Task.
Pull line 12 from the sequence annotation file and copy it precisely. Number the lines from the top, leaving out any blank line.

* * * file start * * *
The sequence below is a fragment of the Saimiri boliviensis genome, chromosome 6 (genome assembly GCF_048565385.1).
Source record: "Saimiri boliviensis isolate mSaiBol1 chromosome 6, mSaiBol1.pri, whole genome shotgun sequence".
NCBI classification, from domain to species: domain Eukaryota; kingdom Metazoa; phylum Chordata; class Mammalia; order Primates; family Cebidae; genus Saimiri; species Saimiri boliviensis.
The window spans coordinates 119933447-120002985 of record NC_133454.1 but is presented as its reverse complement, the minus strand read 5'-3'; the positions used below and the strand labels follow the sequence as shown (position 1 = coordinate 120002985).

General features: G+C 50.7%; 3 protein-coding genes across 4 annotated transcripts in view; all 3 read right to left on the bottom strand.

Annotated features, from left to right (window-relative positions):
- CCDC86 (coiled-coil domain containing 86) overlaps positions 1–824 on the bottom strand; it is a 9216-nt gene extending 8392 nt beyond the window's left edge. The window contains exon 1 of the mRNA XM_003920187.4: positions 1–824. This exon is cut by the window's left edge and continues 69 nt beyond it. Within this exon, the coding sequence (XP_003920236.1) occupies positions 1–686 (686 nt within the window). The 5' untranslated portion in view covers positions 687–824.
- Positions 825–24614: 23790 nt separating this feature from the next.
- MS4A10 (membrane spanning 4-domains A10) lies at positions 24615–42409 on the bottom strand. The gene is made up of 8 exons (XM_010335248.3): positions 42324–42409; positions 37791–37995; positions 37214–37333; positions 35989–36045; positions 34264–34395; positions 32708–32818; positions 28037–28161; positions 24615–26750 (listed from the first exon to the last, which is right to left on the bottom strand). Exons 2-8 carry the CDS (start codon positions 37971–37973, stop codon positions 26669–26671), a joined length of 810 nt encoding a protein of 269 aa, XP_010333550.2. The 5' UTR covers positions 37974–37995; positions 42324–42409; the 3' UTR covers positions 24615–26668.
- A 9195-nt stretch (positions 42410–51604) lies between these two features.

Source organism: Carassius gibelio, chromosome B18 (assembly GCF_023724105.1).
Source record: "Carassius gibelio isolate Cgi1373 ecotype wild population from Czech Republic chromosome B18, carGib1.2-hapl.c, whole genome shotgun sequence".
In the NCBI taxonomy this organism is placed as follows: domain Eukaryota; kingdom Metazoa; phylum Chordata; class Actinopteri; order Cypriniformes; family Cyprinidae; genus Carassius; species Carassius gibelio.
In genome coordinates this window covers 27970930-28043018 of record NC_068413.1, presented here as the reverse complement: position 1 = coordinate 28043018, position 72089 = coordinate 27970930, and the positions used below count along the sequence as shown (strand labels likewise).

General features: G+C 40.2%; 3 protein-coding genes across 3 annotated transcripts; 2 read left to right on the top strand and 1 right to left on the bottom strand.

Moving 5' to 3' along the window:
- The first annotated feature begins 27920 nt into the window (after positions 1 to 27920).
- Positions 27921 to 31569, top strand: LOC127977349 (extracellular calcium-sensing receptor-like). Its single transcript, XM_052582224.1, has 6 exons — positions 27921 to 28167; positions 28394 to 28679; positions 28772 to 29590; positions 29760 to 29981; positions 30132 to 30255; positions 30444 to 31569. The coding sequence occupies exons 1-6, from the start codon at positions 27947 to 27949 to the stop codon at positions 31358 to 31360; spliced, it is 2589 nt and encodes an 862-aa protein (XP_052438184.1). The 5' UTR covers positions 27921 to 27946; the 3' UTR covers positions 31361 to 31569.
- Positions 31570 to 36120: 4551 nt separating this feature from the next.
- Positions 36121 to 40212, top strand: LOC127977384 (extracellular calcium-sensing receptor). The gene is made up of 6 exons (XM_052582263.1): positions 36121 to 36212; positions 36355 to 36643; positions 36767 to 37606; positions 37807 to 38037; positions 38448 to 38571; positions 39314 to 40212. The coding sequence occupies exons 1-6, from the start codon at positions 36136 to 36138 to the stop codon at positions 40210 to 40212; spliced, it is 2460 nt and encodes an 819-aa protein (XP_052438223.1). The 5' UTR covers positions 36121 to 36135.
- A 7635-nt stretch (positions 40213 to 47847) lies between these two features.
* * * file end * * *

Source record: "Carassius gibelio isolate Cgi1373 ecotype wild population from Czech Republic chromosome B18, carGib1.2-hapl.c, whole genome shotgun sequence".